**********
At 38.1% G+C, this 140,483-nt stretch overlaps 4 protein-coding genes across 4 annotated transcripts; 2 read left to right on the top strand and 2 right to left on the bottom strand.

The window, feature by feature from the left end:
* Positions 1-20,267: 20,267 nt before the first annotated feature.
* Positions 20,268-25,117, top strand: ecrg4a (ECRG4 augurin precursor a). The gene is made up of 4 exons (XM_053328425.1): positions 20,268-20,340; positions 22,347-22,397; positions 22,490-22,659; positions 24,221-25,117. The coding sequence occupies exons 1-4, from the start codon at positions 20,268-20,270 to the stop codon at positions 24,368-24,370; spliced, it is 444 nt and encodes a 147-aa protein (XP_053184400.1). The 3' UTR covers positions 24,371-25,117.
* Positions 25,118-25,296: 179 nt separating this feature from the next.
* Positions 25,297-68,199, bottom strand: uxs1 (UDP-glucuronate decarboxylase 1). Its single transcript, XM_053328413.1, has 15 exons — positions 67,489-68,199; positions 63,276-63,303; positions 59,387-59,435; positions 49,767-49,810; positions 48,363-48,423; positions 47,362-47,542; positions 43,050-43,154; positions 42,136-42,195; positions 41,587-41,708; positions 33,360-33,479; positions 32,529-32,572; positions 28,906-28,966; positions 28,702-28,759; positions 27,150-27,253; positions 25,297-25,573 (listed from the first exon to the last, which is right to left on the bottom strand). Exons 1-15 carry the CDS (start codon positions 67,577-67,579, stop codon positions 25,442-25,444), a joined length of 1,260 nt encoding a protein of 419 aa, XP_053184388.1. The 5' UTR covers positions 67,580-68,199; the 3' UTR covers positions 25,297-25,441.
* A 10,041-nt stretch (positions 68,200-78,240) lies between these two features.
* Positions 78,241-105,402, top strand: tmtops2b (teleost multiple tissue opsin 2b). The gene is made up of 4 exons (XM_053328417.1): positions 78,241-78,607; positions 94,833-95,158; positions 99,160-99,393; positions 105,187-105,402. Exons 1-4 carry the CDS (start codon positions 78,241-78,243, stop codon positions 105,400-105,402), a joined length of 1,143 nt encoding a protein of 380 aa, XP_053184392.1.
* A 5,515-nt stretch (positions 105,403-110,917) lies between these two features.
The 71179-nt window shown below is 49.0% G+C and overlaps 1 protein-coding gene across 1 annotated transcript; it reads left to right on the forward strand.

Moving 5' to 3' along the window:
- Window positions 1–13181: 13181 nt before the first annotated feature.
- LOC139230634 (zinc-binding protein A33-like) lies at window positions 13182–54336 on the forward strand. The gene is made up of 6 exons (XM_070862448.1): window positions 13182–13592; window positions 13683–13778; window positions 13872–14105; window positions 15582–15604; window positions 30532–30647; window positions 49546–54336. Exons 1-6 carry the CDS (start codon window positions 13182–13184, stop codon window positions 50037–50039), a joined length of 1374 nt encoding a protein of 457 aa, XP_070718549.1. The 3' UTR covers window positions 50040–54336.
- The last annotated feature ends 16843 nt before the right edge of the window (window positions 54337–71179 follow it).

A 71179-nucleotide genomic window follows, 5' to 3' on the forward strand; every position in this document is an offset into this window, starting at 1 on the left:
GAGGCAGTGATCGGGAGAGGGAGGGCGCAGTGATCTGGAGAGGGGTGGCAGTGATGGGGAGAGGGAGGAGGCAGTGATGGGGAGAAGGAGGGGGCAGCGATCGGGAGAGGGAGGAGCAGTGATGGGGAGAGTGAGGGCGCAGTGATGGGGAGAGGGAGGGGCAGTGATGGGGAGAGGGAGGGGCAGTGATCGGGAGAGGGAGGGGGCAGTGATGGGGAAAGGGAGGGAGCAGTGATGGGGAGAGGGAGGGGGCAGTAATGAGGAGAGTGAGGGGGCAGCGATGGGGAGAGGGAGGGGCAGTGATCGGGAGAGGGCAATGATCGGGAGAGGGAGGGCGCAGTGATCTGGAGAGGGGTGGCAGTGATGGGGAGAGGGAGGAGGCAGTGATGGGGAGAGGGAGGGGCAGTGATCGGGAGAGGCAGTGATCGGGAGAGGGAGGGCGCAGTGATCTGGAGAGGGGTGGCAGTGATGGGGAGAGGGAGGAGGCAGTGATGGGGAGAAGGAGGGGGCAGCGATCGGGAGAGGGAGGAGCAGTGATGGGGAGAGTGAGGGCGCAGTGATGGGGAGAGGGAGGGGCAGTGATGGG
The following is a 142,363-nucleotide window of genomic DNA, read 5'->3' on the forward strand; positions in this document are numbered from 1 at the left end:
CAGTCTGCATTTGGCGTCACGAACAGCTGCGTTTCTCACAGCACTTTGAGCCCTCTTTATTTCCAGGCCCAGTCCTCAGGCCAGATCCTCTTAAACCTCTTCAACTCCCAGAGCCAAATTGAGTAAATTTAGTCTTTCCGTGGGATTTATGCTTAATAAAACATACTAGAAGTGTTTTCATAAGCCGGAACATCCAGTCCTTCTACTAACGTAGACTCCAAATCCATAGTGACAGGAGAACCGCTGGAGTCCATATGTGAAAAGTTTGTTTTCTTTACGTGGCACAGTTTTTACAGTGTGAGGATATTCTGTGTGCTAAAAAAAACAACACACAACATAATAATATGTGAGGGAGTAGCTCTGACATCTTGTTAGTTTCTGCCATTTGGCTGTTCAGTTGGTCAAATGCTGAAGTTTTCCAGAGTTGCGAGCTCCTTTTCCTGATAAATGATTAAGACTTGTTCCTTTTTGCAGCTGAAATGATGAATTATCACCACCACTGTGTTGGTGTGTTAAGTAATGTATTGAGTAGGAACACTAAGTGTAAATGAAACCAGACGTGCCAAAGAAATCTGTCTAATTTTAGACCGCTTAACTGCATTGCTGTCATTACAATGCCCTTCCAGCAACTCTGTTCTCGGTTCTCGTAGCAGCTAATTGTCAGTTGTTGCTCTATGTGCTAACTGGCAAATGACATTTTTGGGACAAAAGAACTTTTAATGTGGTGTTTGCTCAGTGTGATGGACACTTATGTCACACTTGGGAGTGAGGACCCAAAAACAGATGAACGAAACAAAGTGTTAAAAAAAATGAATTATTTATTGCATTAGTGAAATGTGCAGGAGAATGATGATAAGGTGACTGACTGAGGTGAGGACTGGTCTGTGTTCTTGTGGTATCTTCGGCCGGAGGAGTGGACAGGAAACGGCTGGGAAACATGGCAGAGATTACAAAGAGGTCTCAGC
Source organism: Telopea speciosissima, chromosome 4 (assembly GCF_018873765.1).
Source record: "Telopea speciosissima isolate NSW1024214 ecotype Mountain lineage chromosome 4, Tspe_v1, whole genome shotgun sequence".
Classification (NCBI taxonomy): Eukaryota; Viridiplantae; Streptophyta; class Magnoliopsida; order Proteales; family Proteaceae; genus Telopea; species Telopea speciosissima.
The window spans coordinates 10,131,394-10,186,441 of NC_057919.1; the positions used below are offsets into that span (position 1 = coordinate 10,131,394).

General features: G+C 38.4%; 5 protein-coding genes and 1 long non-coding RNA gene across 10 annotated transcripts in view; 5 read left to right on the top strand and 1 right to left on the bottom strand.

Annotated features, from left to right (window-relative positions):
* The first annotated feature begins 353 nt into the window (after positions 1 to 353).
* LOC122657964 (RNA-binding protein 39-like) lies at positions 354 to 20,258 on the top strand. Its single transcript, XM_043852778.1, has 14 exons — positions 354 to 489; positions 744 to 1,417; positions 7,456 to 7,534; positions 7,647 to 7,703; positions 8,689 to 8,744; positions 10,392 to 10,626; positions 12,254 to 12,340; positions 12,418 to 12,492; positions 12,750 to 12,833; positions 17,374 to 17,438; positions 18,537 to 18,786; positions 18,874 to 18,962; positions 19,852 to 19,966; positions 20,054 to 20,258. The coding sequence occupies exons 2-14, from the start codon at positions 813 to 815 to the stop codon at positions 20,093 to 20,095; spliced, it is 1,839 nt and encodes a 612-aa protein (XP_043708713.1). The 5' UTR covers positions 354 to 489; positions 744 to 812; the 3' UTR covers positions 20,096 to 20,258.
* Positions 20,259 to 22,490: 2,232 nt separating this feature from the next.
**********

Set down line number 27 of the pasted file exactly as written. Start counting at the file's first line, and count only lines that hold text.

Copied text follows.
* Positions 20,259 to 22,490: 2,232 nt separating this feature from the next.